The operation and maintenance of the UC San Diego shake table is currently funded through a five-year grant from NSF’s Natural Hazards Engineering Research Infrastructure (NHERI) Program.
Shake table’s impact on society
In the past 14 years, research at UC San Diego’s shake table, which is housed at the university’s Englekirk Structural Engineering Center, has led to important changes in design codes for commercial and residential structures and new insights into the seismic performance of geotechnical systems, such as foundations, tunnels and retaining walls. It also has helped validate the use of innovative technologies to make buildings more likely to withstand earthquakes.
For example, in San Francisco, approximately 6,000 soft-story wood-frame buildings are being retrofitted to make them safer in strong earthquakes. Full-scale testing of retrofit systems for these “soft-story” wood frame buildings on the UC San Diego shake table, led by Professor John van de Lindt from Colorado State University, was critical to make this possible.
Research by Professor Jose Restrepo at UC San Diego, co-principal investigator for the NSF upgrade grant, and Professor Robert Fleischman at the University of Arizona, led to new design standards for so-called floor diaphragms, which transfer seismic forces from building floors to columns, walls and eventually foundations.
The shake table was originally designed in 2001-02 to reproduce all the directions of ground motion in an earthquake, but it was built with the capability of only one horizontal direction of motion due to budget constraints. In 2009, the Jacobs School of Engineering at UC San Diego received $2 million from the Department of Energy to add vertical actuators enabling the table to move up and down. But they did not have the hydraulic power needed to reproduce a vertical ground motion, until now.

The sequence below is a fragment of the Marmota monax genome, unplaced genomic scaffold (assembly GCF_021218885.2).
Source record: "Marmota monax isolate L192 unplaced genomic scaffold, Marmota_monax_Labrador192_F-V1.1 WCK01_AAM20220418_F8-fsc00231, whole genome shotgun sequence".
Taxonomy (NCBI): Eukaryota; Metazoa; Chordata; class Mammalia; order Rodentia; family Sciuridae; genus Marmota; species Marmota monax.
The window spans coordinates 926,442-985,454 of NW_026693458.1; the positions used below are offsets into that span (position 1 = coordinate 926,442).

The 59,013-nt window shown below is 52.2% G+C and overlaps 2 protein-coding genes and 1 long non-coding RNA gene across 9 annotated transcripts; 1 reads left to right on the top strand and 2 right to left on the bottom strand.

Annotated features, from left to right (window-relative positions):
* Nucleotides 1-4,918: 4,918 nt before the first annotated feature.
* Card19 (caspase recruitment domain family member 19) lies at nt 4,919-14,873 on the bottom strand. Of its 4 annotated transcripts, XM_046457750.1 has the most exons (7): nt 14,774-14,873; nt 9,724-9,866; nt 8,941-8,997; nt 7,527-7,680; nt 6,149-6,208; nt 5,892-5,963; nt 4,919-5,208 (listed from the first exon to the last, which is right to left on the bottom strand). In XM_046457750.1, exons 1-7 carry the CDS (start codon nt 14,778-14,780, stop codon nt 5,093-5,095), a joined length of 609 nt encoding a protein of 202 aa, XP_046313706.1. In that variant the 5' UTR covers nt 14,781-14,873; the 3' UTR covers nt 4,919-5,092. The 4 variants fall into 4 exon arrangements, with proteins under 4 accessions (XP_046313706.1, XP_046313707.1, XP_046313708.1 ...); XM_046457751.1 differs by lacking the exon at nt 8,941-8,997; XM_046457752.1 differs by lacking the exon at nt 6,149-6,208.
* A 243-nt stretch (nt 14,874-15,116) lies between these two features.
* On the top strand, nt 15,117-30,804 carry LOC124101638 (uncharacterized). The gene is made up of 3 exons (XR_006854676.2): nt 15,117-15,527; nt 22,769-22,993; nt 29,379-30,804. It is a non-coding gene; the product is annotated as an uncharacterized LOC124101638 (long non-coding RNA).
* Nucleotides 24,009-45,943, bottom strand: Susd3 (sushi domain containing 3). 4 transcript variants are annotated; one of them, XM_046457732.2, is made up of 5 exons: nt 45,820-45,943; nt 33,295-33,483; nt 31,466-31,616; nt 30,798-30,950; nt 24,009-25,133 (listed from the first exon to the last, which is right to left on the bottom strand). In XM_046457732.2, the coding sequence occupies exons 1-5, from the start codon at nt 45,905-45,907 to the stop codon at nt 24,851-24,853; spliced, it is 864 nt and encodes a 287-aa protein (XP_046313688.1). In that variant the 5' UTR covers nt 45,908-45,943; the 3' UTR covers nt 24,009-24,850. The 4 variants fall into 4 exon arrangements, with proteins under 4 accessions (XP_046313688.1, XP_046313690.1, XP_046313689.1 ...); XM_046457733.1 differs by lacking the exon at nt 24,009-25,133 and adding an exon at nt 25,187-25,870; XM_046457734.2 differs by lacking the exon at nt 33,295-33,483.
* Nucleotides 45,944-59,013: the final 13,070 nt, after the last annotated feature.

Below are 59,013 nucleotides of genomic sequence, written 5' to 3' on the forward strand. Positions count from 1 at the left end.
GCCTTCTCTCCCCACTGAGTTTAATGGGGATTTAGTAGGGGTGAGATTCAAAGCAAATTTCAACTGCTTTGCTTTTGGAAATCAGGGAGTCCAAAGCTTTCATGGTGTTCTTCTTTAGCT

This NSF grant will put in place the necessary power infrastructure, adding new hydraulic pumps, a cooling tower and very large accumulator banks for the facility’s hydraulic-powered system. It will cover the costs of reconfiguring the existing two horizontal actuators, adding another two horizontal actuators, and powering the six vertical actuators to generate table motion in all three directions (longitudinal, transverse and vertical), and all three rotations (yaw, pitch and roll) as well.
“The upgraded shake table facility will also provide an unprecedented and exceptional tool to educate graduate, undergraduate, and K-12 students, as well as the news media, policy makers, infrastructure owners, insurance providers and the public, about natural disasters and the national need to develop effective technologies and policies to prevent these events from becoming societal disasters,” said Lelli Van Den Einde, teaching professor at UC San Diego and co-principal investigator for the NSF upgrade grant.
The shake table facility will be closed from February 2020 to July 2021 to perform the upgrades.